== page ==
In the Eye of the Tiger looks this Private Tutor
Don’t think about the sorrows of the world
You will only make yourself wretched.
Book of Songs, Spring and Autumn Period
The Private Tutor‘s thoughts from the corner for this post revolve around the Chinese proverb above. In my last post I explained how I turn to my book of Chinese proverbs to alleviate the stress of day to day living. How can so few words say so much? No wonder they have survived to this very day.
No man is an Island
Entire of himself
As individuals, we are at the centre of our own universe. It is our very own ‘sorrows’ that occupy the vast majority of our time but we do, of course, occasionally meander onto other patches of sorrow and this prompts us to action.
Recently I saw a World Wildlife Fund (W.W.F.) commercial on TV. It showed a dying tiger in a wire trap. To say I felt ‘wretched’ is an understatement. The next day I sponsored a tiger with the W.W.F. I gifted that, as a birthday present, to my partner. We received a welcome pack and will receive regular updates on our tiger.
I meandered onto the patch of sorrow that involves the plight of the world’s last few remaining tigers in the wild. I am glad I did. I feel so much better for ‘doing my bit’. Try it: W.W.F.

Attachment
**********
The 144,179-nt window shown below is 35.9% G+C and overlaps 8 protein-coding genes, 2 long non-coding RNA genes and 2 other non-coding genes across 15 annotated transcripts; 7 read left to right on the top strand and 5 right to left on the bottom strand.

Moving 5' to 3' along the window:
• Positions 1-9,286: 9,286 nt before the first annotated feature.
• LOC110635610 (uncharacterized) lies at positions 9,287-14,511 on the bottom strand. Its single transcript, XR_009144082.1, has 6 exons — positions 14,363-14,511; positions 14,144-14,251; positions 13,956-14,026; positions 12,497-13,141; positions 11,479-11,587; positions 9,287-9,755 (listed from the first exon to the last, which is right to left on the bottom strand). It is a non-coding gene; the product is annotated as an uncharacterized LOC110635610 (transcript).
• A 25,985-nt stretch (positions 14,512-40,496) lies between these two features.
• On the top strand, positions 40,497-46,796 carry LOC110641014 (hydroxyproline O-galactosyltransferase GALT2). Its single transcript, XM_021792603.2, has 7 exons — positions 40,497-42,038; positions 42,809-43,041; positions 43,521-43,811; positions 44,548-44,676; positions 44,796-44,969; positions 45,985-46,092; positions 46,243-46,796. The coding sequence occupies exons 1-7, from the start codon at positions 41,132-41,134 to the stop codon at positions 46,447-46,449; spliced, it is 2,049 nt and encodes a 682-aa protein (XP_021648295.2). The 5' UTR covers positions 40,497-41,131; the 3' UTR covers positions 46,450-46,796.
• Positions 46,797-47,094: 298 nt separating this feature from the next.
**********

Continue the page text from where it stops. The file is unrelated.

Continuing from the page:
A further example of ‘sorrow’ which affects me personally is that of students who have failed their English exams and need to re-take. I receive a call from concerned parents calling on my services to tutor their children for the next, dreaded, exam day. Strangely, though, their ‘sorrows’ do not make me feel ‘wretched’. Their plight puts food on my table! You see, every cloud has a silver lining!
You are probably thinking, ‘How heartless and selfish can he be?’ What can I do? Look at it another way. Ambulance drivers put food on the tables of their families because of the sorrow and wretchedness of the patients they transport. There seems to be some kind of Yin and Yang effect going on here. One person’s misfortune is another person’s fortune. Just how weird and strange is that?
The proverb seems to be telling us that we cannot shoulder the burdens of the whole world. We are but a tooth on a cog that is part of the wheel that makes the world go round. Individually, we are indeed, an island but we must do our little bit by putting in one piece of the jigsaw, even though we cannot complete the whole jigsaw by ourselves.
Excuse me while this private tutor runs off to give a lesson to a sorrowful student who failed his English paper. . .
p.s. Our tiger’s name is Karmeta, she lives in Nepal, is 9-10 years of age and both she and her daughter may be pregnant, according to our latest update.